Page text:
Accurately diagnosing thyroid cancer, including the type of thyroid cancer, is a critical step to developing the most effective treatment plan. Our expert endocrinologists, pathologists, cytopathologists, radiologists, and geneticists use advanced techniques
- Evaluate thyroid nodules
- Distinguish between benign (noncancerous) and malignant (cancerous) disease
- Confirm a new diagnosis and type of thyroid cancer
- Assess recurrent disease
- Provide risk assessment in individuals with a family history of thyroid cancer
Thyroid nodule evaluation
Specialists in the
Thyroid Nodule Clinic at Brigham and Women's Hospital use the latest
diagnostic and imaging technologies to evaluate suspicious thyroid nodules.
Our endocrinologists have extensive experience examining nodules using ultrasound guidance and testing suspicious nodules through fine needle aspiration (FNA) biopsy. In this office-based procedure, a thin needle is guided by ultrasound to remove cells
from the thyroid nodule. These samples are then examined by our pathologists and cytopathologists. The Clinic's registry of thyroid nodule biopsy results allows close monitoring of patient nodules for growth or change.
Among the largest in the nation, our Thyroid Nodule Clinic is led by Erik Alexander, MD, chief of the Thyroid Section of the Division of Endocrinology, Diabetes and Hypertension at Brigham and Women's Hospital. Dr. Alexander is a member of a panel of
the American Thyroid Association that establishes guidelines for the management of thyroid nodules and thyroid cancer care.
Imaging by ultrasound, computed tomography (CT), magnetic resonance imaging (MRI), and positron emission tomography (PET) is used to evaluate tumor size and to look for metastasis (spread) of cancer to lymph nodes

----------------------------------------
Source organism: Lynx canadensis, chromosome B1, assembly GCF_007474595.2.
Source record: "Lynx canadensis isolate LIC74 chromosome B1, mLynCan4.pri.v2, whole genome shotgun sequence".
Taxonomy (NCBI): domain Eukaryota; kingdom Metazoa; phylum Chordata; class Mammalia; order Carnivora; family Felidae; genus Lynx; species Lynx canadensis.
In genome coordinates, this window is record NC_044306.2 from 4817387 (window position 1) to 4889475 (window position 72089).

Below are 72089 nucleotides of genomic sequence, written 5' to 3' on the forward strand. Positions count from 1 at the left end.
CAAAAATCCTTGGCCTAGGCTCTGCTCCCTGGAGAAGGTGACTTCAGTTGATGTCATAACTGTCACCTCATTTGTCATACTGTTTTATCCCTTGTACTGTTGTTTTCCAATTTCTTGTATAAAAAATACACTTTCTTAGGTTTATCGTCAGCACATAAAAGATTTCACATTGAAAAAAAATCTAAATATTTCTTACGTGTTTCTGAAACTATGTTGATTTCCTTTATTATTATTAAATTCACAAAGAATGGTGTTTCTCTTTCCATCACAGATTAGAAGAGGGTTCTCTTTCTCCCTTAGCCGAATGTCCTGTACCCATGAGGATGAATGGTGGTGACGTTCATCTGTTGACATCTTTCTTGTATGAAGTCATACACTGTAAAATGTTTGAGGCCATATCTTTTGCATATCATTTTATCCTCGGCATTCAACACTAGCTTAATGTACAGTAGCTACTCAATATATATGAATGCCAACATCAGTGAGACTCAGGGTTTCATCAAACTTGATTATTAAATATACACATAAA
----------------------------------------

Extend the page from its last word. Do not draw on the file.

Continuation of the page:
and other parts of the body. A small amount of radioactive iodine, which is taken up by thyroid cells, may be used to help visualize thyroid nodules and identify metastases during a scan. Imaging is also used to monitor patients for cancer recurrence.
Molecular and genetic analysis
We are leaders in the use of advanced molecular and genetic analytical techniques to:
- Diagnose thyroid cancer.
- Distinguish between benign and malignant disease.
- Identify specific tumor characteristics.
Gene expression classification and gene mutation panels are examples of routine tests used in evaluating patients with thyroid cancer.
In addition, all patients at Dana-Farber/Brigham and Women's Cancer Center are eligible to participate in the
Profile cancer research study, one of the nation's most comprehensive precision cancer medicine initiatives. In this study, tumors are analyzed for the presence of hundreds of mutations and other
cancer-related DNA abnormalities. Results from this study have helped to inform treatment in many cases.
Sometimes, thyroid cancer can be inherited, or be a part of a tumor syndrome. Together with Dana-Farber's
Cancer Genetics and Prevention Program and the
Pediatric Cancer Genetic Risk Program at Dana-Farber/Boston
Children's Hospital, we provide comprehensive risk assessment, genetic testing and counseling, and recommendations for managing risk for individuals with a family history of inherited thyroid cancer syndromes. Our ongoing research is looking at the
genetic basis of thyroid cancer with a focus on inherited thyroid cancer.
staging of thyroid cancer is the process of finding out if, and how far, the cancer has spread. In papillary and follicular cancers, patients
younger than age 45 are generally classified as having Stage I or II thyroid cancer. Anaplastic thyroid cancers are always considered Stage IV. Medullary thyroid cancer spans Stage I, Stage II, Stage III, Stage IVA, Stage IVB, and Stage IVC.
Determining the cancer's stage (I-IV) is based on several factors, including:
- Patient age and type of thyroid cancer.
- Size of the primary tumor.
- Extent of spread to regional (nearby) lymph nodes.
- Metastasis (spread) of thyroid cancer to other organs.